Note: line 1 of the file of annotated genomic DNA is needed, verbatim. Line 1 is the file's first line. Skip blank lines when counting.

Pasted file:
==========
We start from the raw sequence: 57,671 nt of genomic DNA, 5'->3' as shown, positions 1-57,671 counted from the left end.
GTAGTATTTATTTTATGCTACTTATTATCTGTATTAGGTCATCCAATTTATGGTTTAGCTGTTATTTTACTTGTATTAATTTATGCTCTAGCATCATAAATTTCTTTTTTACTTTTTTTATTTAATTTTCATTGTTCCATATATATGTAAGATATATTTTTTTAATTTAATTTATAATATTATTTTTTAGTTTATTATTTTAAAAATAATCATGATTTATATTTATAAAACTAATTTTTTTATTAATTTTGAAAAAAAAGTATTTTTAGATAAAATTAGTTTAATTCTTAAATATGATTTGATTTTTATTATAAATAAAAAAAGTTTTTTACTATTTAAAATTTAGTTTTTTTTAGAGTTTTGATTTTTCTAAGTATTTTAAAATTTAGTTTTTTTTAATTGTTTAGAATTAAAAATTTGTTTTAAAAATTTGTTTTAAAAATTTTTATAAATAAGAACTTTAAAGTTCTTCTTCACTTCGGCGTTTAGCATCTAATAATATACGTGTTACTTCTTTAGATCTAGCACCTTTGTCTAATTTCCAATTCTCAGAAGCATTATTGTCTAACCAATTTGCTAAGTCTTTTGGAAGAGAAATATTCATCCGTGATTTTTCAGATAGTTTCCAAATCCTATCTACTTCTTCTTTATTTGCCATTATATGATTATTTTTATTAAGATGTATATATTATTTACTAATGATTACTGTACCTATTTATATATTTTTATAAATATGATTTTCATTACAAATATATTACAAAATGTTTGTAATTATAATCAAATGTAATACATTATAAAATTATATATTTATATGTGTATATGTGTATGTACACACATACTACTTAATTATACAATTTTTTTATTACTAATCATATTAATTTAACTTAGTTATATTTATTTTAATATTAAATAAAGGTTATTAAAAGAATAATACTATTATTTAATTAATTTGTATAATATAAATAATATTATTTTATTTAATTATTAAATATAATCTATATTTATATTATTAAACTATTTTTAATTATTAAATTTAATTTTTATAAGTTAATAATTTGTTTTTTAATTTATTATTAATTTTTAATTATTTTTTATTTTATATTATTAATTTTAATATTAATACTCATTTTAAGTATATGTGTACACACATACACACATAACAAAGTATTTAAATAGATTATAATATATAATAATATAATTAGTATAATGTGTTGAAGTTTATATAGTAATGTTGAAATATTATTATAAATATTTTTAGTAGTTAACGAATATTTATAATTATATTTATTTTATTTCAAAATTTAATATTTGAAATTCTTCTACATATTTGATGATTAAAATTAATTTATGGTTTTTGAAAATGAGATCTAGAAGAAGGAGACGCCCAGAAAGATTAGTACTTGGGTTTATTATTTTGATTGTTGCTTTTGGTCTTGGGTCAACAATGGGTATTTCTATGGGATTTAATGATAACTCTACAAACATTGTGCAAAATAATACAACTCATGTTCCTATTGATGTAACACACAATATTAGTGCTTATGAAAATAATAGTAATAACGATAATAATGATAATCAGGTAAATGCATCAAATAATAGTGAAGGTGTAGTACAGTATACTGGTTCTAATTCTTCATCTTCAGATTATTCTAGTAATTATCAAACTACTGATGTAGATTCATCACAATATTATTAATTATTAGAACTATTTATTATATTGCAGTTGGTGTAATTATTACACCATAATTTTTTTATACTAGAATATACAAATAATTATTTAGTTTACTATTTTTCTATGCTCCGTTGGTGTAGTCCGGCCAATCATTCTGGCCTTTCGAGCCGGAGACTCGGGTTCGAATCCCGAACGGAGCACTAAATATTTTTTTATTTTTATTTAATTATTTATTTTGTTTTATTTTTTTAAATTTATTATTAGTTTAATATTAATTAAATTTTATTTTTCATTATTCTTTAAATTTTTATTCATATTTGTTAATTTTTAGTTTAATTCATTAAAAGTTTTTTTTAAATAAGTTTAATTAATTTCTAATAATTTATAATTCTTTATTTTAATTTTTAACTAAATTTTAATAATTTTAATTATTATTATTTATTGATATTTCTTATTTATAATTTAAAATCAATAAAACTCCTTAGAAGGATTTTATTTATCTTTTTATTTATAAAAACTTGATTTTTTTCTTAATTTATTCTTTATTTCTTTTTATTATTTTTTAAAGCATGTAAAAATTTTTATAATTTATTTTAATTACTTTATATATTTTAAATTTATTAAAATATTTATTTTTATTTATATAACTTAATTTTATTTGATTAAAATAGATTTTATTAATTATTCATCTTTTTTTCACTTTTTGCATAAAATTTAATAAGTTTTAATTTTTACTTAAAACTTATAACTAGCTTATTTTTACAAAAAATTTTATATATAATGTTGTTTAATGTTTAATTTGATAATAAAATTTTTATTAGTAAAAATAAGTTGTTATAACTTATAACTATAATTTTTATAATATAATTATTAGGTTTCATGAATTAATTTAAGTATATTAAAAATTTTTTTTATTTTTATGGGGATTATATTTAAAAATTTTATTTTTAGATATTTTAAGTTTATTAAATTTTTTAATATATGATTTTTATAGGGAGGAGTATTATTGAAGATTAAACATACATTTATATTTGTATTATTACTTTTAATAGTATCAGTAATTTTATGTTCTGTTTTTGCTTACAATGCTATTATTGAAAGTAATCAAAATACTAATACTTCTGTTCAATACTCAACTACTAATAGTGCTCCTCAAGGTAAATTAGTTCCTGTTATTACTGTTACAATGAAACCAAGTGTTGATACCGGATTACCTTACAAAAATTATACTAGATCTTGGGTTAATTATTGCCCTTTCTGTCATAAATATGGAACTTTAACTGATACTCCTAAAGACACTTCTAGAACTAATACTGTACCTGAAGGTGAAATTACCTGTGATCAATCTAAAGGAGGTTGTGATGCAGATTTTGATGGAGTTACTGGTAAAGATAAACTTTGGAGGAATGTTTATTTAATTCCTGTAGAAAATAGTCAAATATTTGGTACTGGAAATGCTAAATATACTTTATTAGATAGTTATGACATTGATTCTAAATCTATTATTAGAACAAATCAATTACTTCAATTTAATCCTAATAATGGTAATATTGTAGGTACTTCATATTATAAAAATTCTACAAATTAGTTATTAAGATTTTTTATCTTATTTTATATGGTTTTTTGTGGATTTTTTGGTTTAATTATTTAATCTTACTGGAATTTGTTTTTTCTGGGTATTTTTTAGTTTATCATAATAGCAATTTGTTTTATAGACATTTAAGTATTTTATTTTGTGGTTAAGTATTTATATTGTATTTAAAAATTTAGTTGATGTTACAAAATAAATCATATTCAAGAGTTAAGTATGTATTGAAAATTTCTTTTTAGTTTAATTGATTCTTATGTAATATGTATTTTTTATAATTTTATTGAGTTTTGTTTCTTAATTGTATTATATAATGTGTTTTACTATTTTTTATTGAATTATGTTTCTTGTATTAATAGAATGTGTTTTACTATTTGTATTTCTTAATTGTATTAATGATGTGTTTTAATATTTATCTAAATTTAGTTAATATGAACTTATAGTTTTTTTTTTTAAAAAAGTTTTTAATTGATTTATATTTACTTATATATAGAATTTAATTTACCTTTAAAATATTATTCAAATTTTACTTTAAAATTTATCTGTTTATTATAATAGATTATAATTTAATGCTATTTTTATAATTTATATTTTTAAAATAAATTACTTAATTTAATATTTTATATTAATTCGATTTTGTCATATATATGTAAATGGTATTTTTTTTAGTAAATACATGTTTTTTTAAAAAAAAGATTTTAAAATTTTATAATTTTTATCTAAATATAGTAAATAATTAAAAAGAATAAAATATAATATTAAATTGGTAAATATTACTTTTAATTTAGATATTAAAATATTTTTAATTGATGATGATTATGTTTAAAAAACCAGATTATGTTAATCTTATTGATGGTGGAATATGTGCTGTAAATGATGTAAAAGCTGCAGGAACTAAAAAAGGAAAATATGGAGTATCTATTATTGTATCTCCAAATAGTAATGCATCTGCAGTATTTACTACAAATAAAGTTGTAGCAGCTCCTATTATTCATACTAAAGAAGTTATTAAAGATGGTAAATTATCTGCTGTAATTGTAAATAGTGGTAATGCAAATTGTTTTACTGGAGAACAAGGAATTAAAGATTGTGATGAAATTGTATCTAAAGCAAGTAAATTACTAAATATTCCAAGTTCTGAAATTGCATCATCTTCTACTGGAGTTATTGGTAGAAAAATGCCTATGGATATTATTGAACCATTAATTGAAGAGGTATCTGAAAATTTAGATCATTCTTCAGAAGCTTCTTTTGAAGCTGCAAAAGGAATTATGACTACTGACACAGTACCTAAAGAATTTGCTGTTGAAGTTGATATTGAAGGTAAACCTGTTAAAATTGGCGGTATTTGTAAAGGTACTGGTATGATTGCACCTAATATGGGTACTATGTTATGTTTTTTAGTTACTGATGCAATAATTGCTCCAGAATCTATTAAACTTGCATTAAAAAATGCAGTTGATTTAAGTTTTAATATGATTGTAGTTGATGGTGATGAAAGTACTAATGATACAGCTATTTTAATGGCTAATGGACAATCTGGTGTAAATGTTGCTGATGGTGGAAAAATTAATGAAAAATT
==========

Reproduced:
We start from the raw sequence: 57,671 nt of genomic DNA, 5'->3' as shown, positions 1-57,671 counted from the left end.